Tuesday 13 November 2018

Bahrain to clampdown on public smoking

Manama, February 13, 2008

Smokers who light up in their cars with children aboard could be prosecuted under a proposed law.

Traders who sell tobacco to children aged under 14 could also face up to six months in jail, under the law.

It is already illegal to sell tobacco products to anyone aged under 18.

Restaurants which fail to properly separate smoking and non-smoking areas would be fined BD2,000 to BD5,000 ($5,300 to $13,300) and closed for up to two months for repeat offences.

Smokers who light up in closed areas, such as cars with children on board, buses, malls and other places would face fines of BD20 to BD50. Parts of the law, but not the penalties, were discussed by MPs at parliament's weekly session yesterday.

MPs backed the clause making it illegal to smoke in cars with children on board, despite division over whether it would be an infringement of individual rights.

The government drafted the law in 1994, but it has not yet seen light.

The new draft is a combination of the original draft and a law proposed by the parliament.

Health Ministry Assistant Under-Secretary for Primary Care and Public Health Dr Mariam Al Jalahma said that MPs should take into consideration that the World Health Organisation (WHO) had given Bahrain five years to comply with international health standards.

'One year has already passed and there is no time to remove articles and add them in the future, as a way of introducing a gradual law, because we have just four years remaining to come with proper laws to protect people's health,' said Dr Al Jalahma, who is Bahrain Anti-Smoking Society vice-president.

'The draft has been ready since 1994, yet it has never seen light and it is time we ensured it does.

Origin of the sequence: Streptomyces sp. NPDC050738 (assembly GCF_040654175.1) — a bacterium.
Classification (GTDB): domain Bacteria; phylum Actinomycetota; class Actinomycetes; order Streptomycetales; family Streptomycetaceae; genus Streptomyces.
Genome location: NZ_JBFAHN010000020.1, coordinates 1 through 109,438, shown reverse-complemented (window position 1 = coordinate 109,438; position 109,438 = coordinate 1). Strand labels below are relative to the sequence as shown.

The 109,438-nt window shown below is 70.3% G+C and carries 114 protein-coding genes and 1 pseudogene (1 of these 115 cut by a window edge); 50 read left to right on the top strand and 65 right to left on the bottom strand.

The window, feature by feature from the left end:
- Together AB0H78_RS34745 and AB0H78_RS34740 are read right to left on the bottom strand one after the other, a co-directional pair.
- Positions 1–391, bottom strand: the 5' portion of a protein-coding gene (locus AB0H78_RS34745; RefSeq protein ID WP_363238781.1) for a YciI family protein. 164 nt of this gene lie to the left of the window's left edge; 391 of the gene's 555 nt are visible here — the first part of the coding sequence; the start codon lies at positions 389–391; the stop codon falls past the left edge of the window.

'The law is not tough, as it is flexible, but at the same time looks into people's health as a priority, considering that smoking is lethal.

'For example, in Europe, smoking is banned in restaurants, but in this law, restaurants here can have special areas where smokers can sit.'

Parliament second vice-chairman Dr Salah Abdulrahman, who is the society's president, said that smoking rates in Bahrain were disturbing.

'One out of five smoke at primary school, one out of four in secondary school, one out of three adults smoke and one out of 10 women,' he said.

'Do we want those rates to double or triple? This law is here to protect people's health and does not breach anyone's rights, as people's freedom stops when they harm others.'

Services committee chairman Dr Ali Ahmed said that some MPs' proposal to remove the article criminalising smoking in cars with children on broad was wrong.

MP Sayed Maki Al Wedaie, a smoker, voted against the law, saying smokers had a right to their freedom. But foreign affairs, defence and national security committee vice-chairman Abdulla Al Dossary, who is also a smoker, backed it, saying that it was for people's own good.-TradeArabia News Service

Tags: Smoking | Bahrain | law | Children | clamp down | Public |

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